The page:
From September 12 to 16, 1971 in Persepolis, in the presence of Shah Mohammed Reza Pahlavi and foreign guests, the 2500th anniversary of the Iranian monarchy, timed to coincide with the year of the death of Cyrus II as the founder of the Persian state, was magnificently celebrated.


The composition of the complex

The center of the complex is Apadana Daria, raised four meters above the terrace. Two grand staircases lead to it, so gentle that one could drive chariots along them. The main value of these stairs and the entire Apadana terrace are reliefs carved on stone slabs. On the outside of the stairs they depict the solemn procession of the royal guard, and on the inside - the procession of servants carrying rams, vessels, wineskins with wine. The same action is depicted on the reliefs of Apadana itself: here representatives of the conquered peoples are lined up in a procession.

Many researchers have long believed that the processions of tributaries decorating the stairs of Apadana literally reproduce some kind of annual event, possibly timed to coincide with the celebration of the New Year. At the eastern door of Apadana, the king of kings Darius I is depicted seated on the throne, behind him stands the heir to the throne Xerxes.

The apadana itself was a large hall surrounded by vestibules. The roof of the structure was probably wooden and supported by seventy-two stone columns, thirteen of which have survived.

Tripylon and Hundred Column Hall
Behind Apadana Approximately in the center of the terrace was the Trypylon, probably the main ceremonial hall in Persepolis. Its staircase is decorated with relief images of dignitaries, on its eastern gate there was another relief depicting Darius I on the throne and the heir of Xerxes. Next was a huge room, called the Hall of a Hundred Columns by archaeologists, according to the number of found bases of the columns. Large stone bulls stood on the sides of the northern portico, eight stone gates were decorated with scenes from the royal life and the king's battles with demons. Both front rooms - Apadana and the Hall of a Hundred Columns - are almost square in shape; Labyrinths of treasuries, storerooms and living quarters adjoined the buildings where they are located at the back, of which practically only the foundations have survived.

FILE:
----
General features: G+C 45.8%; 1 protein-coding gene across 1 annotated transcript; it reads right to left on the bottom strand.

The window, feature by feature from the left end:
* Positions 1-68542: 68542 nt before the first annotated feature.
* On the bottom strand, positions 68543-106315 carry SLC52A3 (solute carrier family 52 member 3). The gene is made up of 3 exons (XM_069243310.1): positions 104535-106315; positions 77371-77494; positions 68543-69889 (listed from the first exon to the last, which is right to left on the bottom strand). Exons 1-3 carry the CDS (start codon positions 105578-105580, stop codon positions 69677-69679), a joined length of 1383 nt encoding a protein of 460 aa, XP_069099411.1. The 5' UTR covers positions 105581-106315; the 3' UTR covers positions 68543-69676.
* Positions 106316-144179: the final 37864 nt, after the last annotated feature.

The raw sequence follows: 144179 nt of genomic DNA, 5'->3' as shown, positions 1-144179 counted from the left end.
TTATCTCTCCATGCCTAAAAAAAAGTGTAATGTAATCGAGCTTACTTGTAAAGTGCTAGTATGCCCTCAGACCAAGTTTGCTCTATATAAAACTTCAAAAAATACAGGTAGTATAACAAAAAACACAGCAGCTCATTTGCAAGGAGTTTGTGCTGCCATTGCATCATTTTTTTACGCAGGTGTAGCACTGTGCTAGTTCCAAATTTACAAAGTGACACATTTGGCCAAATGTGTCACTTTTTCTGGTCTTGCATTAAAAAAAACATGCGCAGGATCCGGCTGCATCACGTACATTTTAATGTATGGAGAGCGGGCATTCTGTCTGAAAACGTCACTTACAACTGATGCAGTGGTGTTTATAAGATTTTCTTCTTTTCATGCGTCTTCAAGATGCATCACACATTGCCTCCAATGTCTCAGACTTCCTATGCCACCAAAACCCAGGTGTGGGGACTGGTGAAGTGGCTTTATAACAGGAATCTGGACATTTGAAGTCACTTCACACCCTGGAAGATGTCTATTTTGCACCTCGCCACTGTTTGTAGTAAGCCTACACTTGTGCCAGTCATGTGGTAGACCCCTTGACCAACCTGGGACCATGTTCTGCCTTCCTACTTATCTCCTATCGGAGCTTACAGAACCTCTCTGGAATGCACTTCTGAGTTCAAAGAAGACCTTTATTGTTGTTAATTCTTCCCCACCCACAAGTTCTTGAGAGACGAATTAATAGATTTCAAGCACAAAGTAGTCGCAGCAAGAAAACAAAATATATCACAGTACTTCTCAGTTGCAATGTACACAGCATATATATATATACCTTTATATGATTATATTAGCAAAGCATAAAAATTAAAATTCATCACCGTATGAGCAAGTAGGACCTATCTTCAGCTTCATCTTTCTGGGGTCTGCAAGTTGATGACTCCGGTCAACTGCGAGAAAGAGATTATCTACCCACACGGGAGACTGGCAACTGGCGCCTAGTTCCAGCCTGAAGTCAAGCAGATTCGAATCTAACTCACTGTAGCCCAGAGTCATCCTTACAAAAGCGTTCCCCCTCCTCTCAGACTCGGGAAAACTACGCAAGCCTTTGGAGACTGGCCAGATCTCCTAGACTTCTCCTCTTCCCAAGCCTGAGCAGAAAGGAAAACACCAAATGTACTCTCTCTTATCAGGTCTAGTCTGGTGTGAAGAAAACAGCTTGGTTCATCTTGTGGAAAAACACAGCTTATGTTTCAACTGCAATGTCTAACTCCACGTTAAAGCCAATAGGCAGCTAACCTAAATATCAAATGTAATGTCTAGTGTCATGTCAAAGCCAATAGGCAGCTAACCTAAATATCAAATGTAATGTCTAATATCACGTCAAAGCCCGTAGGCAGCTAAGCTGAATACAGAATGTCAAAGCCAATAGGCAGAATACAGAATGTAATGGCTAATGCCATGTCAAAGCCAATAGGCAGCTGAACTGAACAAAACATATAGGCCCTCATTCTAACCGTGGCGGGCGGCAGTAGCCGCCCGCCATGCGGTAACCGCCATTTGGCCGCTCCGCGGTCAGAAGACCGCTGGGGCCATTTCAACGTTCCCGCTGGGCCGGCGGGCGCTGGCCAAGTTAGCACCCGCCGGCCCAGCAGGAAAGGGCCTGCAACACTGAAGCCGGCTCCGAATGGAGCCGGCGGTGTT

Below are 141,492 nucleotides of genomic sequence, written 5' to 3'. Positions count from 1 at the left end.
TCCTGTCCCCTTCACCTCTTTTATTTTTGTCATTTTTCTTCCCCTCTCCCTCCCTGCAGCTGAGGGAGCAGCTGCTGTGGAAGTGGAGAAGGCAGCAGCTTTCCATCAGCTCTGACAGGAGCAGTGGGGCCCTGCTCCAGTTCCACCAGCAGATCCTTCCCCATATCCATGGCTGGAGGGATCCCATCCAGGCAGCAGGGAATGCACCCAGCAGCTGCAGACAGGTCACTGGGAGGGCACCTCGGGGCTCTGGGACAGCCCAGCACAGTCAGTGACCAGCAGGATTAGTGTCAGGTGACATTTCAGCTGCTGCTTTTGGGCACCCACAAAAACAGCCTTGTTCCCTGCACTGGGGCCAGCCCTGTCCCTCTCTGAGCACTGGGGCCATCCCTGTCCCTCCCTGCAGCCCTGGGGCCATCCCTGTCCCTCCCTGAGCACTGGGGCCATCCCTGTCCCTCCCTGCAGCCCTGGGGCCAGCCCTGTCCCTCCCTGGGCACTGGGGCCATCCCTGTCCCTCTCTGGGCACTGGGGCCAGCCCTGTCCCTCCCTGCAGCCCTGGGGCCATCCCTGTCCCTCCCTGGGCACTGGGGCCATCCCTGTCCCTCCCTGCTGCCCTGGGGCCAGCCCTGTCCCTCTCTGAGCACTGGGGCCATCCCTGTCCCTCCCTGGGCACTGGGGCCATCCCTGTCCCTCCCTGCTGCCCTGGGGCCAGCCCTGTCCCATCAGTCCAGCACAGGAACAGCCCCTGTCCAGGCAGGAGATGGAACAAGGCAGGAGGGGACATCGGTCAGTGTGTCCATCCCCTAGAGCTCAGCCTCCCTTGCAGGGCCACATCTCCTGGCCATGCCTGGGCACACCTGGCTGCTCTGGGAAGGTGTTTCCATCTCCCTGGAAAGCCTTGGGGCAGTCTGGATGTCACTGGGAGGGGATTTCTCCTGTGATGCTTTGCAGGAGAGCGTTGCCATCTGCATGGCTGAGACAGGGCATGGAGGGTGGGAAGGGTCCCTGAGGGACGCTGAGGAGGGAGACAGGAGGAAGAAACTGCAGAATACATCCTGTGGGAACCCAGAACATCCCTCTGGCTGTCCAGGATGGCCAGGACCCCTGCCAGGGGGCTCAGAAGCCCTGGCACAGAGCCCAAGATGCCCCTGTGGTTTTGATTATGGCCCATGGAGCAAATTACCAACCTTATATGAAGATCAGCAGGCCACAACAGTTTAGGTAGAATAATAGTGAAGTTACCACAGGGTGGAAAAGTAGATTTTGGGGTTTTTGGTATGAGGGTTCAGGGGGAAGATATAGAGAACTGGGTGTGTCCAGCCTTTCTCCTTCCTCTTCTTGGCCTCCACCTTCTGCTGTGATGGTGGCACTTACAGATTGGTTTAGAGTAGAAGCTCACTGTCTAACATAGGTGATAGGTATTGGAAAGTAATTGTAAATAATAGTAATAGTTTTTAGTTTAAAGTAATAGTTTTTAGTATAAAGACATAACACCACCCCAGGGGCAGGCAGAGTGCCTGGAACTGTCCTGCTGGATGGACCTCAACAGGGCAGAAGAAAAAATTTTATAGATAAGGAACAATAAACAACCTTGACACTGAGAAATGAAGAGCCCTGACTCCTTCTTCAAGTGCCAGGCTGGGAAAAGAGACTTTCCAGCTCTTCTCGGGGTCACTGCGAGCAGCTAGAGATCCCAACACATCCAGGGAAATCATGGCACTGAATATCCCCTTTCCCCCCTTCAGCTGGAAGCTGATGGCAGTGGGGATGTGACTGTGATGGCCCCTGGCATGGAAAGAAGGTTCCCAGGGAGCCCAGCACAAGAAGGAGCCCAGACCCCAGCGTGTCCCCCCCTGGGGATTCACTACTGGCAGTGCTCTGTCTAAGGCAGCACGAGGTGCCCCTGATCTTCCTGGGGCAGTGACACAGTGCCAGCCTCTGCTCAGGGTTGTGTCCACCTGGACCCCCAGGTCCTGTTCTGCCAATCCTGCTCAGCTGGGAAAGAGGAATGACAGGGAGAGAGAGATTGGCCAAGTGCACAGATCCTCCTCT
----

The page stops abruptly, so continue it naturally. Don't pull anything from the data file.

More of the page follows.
To the right of the apadana was the tachara (residential palace) of Darius I. The palace was decorated with relief images. In the palace there is an inscription of their creator: "I, Darius, the great king, king of kings, king of countries, son of Hystaspes, Achaemenides, built this palace." Today, only the foundation, stone portals with doorways and the lower parts of the walls with surviving bas-reliefs remain from the tachara.

Harem of Xerxes
In the southern part of the platform were the palace of Xerxes, residential and utility rooms, as well as the royal treasury, decorated with relief images of Darius and Xerxes. The most interesting of them is the building called by the first Persepolis archaeologist Ernst Emil Hertzfeld "Xerxes' Harem". It consisted of twenty-two small two- and three-room apartments, where women with young children could live.

Tomb of Darius III
On the outskirts of Persepolis, scientists have discovered the tomb of Darius III, the last king of the Achaemenid dynasty. Left unfinished, it is destroyed by natural conditions. Its reliefs are uncut and schematic.

Water system of Persepolis
The sewer networks of Persepolis were among the most complex in the ancient world. Persepolis was built at the foot of Mount Rahmat, and often, for example, in early spring, the city was flooded due to heavy rainfall and water runoff from melted ice and snow. Therefore, sewer networks acquired great importance. The sewers were used to direct the flow of water from top to bottom from the northern areas, as well as to serve the inhabitants of the city in their need for water.